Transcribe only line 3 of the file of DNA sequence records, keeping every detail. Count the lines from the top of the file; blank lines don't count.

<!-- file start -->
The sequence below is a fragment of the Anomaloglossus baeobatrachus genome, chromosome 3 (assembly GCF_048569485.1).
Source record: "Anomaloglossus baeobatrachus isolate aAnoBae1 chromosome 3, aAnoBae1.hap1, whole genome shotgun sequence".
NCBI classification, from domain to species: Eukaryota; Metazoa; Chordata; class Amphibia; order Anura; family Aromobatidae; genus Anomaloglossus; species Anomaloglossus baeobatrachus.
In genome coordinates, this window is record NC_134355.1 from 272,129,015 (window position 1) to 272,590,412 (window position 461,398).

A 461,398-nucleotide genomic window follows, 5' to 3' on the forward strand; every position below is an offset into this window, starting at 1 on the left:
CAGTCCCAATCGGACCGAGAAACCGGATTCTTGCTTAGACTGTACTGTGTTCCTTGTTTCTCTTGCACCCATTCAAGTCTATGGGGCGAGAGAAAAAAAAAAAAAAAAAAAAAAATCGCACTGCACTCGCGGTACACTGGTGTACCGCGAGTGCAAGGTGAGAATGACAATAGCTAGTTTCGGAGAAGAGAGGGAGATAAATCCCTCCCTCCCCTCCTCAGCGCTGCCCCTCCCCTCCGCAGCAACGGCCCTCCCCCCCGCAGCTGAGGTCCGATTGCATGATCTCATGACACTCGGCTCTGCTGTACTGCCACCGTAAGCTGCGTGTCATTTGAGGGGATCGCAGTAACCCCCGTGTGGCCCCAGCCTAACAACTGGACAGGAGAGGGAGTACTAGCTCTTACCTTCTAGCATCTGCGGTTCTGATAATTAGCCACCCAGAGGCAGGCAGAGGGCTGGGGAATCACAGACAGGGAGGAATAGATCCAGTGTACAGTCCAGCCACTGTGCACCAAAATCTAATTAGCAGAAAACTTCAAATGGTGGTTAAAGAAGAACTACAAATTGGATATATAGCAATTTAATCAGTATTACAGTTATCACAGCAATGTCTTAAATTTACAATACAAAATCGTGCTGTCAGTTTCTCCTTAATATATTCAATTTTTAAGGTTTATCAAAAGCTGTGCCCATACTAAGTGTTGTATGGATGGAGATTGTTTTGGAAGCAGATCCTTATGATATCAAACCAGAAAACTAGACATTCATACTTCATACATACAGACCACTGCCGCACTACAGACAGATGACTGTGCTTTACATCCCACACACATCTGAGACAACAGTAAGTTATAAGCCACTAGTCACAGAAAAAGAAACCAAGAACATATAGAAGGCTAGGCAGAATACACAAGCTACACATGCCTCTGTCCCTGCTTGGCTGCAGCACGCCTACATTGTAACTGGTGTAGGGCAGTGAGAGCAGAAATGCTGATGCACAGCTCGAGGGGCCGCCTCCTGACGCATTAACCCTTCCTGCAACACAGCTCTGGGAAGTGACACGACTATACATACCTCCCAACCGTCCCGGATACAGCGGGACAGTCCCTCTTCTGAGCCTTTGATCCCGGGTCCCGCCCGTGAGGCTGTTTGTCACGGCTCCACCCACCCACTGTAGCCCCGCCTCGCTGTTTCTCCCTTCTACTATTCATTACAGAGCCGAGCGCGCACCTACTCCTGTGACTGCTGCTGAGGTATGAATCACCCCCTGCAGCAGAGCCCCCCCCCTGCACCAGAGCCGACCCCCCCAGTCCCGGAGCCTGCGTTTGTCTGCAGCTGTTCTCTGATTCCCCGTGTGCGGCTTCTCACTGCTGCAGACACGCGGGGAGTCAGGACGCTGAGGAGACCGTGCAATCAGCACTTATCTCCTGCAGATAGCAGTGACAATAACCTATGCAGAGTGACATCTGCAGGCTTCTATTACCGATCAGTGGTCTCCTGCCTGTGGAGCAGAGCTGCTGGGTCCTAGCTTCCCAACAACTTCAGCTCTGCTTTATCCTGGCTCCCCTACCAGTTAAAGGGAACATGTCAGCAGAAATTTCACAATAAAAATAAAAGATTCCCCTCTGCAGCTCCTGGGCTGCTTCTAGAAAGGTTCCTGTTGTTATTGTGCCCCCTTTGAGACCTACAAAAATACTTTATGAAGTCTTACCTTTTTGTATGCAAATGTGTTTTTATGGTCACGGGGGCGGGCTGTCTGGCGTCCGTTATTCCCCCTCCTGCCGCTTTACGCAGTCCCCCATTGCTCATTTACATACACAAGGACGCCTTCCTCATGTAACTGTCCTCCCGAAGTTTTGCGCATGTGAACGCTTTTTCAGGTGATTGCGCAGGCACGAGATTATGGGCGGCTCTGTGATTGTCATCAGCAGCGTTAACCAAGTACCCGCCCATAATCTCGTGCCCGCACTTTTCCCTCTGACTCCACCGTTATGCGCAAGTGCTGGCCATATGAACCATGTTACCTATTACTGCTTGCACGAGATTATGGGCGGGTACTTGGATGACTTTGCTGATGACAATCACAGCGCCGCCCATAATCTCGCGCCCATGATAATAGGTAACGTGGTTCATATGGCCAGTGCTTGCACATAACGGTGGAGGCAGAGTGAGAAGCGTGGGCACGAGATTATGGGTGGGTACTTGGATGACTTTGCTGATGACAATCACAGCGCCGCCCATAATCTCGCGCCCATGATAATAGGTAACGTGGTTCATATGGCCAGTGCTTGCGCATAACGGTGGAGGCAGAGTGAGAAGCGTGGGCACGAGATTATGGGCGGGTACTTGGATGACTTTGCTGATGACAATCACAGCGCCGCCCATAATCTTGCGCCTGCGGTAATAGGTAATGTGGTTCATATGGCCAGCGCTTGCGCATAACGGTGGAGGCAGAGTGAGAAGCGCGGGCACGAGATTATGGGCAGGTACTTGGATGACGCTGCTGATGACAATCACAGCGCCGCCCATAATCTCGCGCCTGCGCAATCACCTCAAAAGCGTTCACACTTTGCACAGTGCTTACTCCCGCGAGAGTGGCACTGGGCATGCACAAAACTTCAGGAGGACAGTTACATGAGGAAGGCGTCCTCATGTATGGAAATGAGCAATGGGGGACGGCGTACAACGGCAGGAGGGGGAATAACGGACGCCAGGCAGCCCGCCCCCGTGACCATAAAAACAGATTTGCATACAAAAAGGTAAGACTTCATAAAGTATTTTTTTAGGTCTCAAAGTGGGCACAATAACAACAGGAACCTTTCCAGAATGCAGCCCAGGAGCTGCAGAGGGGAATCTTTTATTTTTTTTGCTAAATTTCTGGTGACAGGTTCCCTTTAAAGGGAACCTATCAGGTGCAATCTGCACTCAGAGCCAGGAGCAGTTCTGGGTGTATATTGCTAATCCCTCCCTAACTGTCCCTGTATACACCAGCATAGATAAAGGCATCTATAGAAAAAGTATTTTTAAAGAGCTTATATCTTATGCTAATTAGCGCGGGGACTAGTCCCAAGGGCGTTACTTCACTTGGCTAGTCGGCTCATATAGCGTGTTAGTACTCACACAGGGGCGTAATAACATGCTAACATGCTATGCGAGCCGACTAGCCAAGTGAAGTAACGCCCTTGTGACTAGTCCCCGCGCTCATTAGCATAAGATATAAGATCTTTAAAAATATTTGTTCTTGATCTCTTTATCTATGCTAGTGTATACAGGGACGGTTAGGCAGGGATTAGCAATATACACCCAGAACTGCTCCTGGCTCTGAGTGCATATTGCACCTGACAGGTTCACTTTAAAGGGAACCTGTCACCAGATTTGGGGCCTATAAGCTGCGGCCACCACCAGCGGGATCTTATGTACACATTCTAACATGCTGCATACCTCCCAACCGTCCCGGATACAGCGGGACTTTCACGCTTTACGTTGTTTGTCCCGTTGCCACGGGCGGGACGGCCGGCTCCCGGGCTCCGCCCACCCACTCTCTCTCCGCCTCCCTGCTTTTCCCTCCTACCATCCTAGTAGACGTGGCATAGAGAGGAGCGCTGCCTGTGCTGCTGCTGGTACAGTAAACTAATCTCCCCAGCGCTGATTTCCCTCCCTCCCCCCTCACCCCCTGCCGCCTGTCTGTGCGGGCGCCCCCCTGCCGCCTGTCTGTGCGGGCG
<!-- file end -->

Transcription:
NCBI classification, from domain to species: Eukaryota; Metazoa; Chordata; class Amphibia; order Anura; family Aromobatidae; genus Anomaloglossus; species Anomaloglossus baeobatrachus.